OUTRAGE often accompanies many residential developments, especially when plans involve change
A ‘carbuncle’, ‘overbearing’ and ‘not in keeping’ were just some of the scathing reviews of Worthing’s £17 million Splashpoint swimming pool when developers were seeking planning permission in 2010.
And four years later, the potential replacement for its concrete neighbour, the Aquarena, is receiving equally glowing critiques.
Dismay over local firm Roffey’s plans primarily focuses on the height and design of the proposed 21-storey tower block.
While many residents remain steadfastly against the idea, I think the £40 million investment not only makes business sense but could provide an iconic entrance to the town – and the only way that will be the case is by building tall.
One of the knock-on effects of Splashpoint is the cost to Worthing Borough Council. It was inevitable that the Aquarena site would be sold to offset some of the cost of the new pool.
Costing in excess of £5 million, Roffey needs to maximise the relatively small site. It is not on the scale of Teville Gate and I can see the logic in building a tower - would it be viable at that price by creating a scheme of just a few storeys?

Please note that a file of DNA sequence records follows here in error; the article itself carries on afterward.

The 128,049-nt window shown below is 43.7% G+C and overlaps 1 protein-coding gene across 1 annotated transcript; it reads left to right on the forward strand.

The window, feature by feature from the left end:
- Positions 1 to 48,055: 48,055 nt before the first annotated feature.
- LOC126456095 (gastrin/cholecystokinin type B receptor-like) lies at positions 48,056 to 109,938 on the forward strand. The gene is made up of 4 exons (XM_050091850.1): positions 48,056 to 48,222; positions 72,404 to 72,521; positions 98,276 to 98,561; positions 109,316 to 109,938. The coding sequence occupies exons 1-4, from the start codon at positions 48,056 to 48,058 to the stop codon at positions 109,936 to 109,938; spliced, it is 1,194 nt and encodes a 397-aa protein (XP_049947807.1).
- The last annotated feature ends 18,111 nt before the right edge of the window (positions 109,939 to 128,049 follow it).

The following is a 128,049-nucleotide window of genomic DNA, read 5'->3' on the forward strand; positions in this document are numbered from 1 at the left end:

In my opinion, building tall and sleek is the way forward.
Demanding ten storeys or less could lead to a bulkier, uncharacteristic design, as more flats could be packed in to compensate.
Design is subjective but as a fan of modern buildings it appeals to me.
It is not too far off the likes of the Lipstick Tower, in Gunwharf Quays, Portsmouth. And that is successfully set in historic surroundings.
Splashpoint was hardly ‘in keeping’ with its surroundings, nor was the Aquarena, yet the award-winning pool does sit nicely on the seafront.
I think with a bit of tweaking, perhaps with the addition of more glass over the stark white aspects, this development could do the same – but be striking from afar, not just close up.
Worthing’s core strategy points to the site’s potential to house a ‘landmark building’ to act as a ‘catalyst’ for rejuvenation of the town.
Worthing is on the up – literally, in this case – and a well-designed tower could represent a beacon for regeneration.